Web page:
Undaunted by last year’s defeat of a similar ballot measure, U.S. Barbara Boxer is talking tough in support of her bill to requiring the labeling of genetically engineered foods.
Boxer, D-Calif., was at Clif Bar’s Emeryville headquarters Thursday to tout her “Genetically Engineered Food Right-to-Know Act,” S.809, which she introduced a few weeks ago. Rep. Peter DeFazio, D-Ore., has introduced a companion House bill.
“We deserve to have the right to know what’s in the foods we eat,” Boxer said, noting she first introduced a similar bill 13 years ago when public support was far less than it is today. “If these companies believe in their products, they should have nothing to fear.”
Boxer’s said more than 90 percent of Americans support the labeling of genetically engineered foods. The Food and Drug Administration now requires labeling of more than 3,000 ingredients, additives and processes, but in a 1992 policy statement allowed genetically engineered foods to be marketed without labeling, claiming that these foods were not “materially” different from other foods because the genetic differences could not be recognized by taste, smell or other senses.
But the U.S. Patent and Trademark Office has recognized that these foods are materially different and novel for patent purposes, Boxer noted, and more than 1.5 million Americans have filed comments with the FDA urging the agency to label GE foods.
The food industry spent about $46 million last year to defeat California’s Proposition 37, a similar labeling measure, Boxer said Thursday. But she noted the Senate and House bills already have several dozen co-sponsors and around a hundred organizational supporters, and with more than 20 states currently considering their own labeling bills, it would be better to have a single federal standard than a state-by-state patchwork.
“Let’s trust each other to make the right decisions for our families,” she said. “I think we’re on the way to success.”
Asked whether she herself believes genetically engineered foods could be harmful, she said she preferred to answer as a mother and grandmother rather than as a lawmaker. Determining the safety of such foods requires long-term scientific study, and that’s not yet been accomplished, she said: “I’m very conservative when it comes to this.”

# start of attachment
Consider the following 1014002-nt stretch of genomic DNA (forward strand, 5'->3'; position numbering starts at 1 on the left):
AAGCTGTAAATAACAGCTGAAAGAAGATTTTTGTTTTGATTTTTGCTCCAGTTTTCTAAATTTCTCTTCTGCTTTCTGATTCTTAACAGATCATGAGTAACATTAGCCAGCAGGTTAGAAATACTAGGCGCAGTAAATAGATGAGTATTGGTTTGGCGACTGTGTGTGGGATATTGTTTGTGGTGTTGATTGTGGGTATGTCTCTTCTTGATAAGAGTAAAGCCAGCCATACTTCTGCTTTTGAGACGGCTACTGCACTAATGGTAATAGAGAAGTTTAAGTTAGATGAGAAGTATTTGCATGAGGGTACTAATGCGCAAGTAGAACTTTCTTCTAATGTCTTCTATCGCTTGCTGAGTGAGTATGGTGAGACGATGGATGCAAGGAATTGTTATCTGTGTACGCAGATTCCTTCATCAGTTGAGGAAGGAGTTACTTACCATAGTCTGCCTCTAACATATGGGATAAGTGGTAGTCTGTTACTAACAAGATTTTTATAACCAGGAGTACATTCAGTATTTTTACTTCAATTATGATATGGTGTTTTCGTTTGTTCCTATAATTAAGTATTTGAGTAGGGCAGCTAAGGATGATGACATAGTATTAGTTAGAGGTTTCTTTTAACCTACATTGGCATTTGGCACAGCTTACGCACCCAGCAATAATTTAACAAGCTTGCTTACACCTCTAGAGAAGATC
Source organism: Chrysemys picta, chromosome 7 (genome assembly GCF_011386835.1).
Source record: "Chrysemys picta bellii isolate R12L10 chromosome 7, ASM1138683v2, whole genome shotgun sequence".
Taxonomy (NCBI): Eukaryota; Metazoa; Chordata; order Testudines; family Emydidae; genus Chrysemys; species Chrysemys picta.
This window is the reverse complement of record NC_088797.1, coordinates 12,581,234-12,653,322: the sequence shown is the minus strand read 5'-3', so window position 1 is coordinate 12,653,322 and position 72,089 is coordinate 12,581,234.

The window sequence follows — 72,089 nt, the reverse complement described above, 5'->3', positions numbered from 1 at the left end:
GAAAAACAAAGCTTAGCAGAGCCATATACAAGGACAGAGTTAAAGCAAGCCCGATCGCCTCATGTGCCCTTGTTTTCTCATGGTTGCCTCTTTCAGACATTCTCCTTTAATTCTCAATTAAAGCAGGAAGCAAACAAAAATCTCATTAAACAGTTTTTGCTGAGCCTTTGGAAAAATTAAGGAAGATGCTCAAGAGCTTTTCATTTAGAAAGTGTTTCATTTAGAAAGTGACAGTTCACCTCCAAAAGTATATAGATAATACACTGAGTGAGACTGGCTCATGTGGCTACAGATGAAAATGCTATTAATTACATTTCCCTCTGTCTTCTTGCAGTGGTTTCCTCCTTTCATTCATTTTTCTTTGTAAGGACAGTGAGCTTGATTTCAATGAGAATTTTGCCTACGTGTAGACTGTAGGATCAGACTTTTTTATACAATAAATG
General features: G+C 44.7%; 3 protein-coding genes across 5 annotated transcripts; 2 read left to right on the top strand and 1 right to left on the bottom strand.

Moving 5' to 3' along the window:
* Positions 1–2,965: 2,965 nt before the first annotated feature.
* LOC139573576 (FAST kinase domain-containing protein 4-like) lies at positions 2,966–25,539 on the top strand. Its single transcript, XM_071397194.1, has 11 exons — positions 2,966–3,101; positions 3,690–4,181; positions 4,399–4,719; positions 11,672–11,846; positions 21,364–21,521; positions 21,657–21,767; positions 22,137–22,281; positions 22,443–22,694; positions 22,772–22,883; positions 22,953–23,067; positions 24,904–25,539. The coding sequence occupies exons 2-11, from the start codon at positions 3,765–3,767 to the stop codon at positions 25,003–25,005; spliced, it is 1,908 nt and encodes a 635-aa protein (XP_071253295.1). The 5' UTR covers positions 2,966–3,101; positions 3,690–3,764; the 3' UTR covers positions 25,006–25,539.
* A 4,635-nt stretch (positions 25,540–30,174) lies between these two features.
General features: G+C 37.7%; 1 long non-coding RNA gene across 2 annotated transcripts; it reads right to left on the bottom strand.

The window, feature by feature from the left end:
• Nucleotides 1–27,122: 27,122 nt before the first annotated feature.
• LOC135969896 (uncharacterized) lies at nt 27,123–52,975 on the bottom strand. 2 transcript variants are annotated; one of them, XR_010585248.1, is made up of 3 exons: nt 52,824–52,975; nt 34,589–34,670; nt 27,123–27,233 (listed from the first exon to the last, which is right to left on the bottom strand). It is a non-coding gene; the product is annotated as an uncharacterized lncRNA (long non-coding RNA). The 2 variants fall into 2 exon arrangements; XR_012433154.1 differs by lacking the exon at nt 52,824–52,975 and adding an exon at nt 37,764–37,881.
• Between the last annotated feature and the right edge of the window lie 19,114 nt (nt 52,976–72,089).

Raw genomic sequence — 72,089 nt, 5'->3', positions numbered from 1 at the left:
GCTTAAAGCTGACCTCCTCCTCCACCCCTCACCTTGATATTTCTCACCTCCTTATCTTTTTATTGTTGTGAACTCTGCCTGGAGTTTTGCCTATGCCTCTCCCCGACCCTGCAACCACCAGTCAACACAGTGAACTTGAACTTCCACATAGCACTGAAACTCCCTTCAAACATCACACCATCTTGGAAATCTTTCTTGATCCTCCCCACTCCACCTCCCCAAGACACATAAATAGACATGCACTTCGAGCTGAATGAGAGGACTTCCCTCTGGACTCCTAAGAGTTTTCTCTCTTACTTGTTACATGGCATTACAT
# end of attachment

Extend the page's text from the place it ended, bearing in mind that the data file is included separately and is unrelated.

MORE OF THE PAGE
UPDATE @ 2:52 P.M.: Actually, genetically engineered crops have been studied and deemed safe hundreds of times in recent decades. And a review of two dozen long-term studies, published last year in the journal Food and Chemical Toxicology, found genetically modified crops had no effects on the animals that ate them. And the American Association for the Advancement of Science last year issued a statement saying “foods containing ingredients from genetically modified (GM) crops pose no greater risk than the same foods made from crops modified by conventional plant breeding techniques.”
The Boxer and DeFazio bills would require clear labels for genetically engineered whole foods and processed foods, including fish and seafood; the FDA would be directed to write new labeling standards consistent with other U.S. and international standards. So far, 64 nations already require labeling of GE foods, including all the member of the European Union, Russia, Japan, China, Australia and New Zealand.
Boxer acknowledged Thursday her bill would not cover beef or milk from cows that consume genetically modified corn.
Boxer was flanked at the news conference by Clif Bar CEO Kevin Cleary; Jessica Lundberg of Richvale, Calif., rice producer Lundberg Family Farms; and restauranteur Charles Phan, best known for the Slanted Door in San Francisco.
“This is very exciting for us,” Lundberg said. “Consumers are concerned about the purity of their food, the nutrition of their food, and how their food is grown.”